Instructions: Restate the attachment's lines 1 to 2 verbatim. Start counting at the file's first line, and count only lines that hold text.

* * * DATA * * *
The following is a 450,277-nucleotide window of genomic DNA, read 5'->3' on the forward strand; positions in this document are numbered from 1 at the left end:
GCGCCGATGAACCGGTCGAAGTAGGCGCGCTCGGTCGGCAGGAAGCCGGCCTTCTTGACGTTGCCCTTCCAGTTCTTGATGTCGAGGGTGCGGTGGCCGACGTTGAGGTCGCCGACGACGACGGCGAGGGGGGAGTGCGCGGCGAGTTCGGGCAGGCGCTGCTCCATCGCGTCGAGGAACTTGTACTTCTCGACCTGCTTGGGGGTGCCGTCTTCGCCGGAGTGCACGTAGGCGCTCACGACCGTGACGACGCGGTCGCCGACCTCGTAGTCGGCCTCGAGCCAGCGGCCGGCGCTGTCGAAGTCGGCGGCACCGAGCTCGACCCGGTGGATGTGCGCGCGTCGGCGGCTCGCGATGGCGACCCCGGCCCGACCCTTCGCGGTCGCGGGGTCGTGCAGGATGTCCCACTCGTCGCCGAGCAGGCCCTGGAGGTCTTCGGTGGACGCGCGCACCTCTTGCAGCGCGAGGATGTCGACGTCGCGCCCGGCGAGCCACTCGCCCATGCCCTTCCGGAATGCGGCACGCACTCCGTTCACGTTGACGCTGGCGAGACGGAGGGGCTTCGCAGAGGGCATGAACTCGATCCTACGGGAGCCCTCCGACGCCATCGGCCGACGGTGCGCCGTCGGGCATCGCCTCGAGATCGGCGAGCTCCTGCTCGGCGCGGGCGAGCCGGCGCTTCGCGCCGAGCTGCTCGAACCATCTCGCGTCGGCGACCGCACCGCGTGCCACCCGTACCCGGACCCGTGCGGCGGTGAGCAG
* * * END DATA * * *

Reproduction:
The following is a 450,277-nucleotide window of genomic DNA, read 5'->3' on the forward strand; positions in this document are numbered from 1 at the left end:
GCGCCGATGAACCGGTCGAAGTAGGCGCGCTCGGTCGGCAGGAAGCCGGCCTTCTTGACGTTGCCCTTCCAGTTCTTGATGTCGAGGGTGCGGTGGCCGACGTTGAGGTCGCCGACGACGACGGCGAGGGGGGAGTGCGCGGCGAGTTCGGGCAGGCGCTGCTCCATCGCGTCGAGGAACTTGTACTTCTCGACCTGCTTGGGGGTGCCGTCTTCGCCGGAGTGCACGTAGGCGCTCACGACCGTGACGACGCGGTCGCCGACCTCGTAGTCGGCCTCGAGCCAGCGGCCGGCGCTGTCGAAGTCGGCGGCACCGAGCTCGACCCGGTGGATGTGCGCGCGTCGGCGGCTCGCGATGGCGACCCCGGCCCGACCCTTCGCGGTCGCGGGGTCGTGCAGGATGTCCCACTCGTCGCCGAGCAGGCCCTGGAGGTCTTCGGTGGACGCGCGCACCTCTTGCAGCGCGAGGATGTCGACGTCGCGCCCGGCGAGCCACTCGCCCATGCCCTTCCGGAATGCGGCACGCACTCCGTTCACGTTGACGCTGGCGAGACGGAGGGGCTTCGCAGAGGGCATGAACTCGATCCTACGGGAGCCCTCCGACGCCATCGGCCGACGGTGCGCCGTCGGGCATCGCCTCGAGATCGGCGAGCTCCTGCTCGGCGCGGGCGAGCCGGCGCTTCGCGCCGAGCTGCTCGAACCATCTCGCGTCGGCGACCGCACCGCGTGCCACCCGTACCCGGACCCGTGCGGCGGTGAGCAG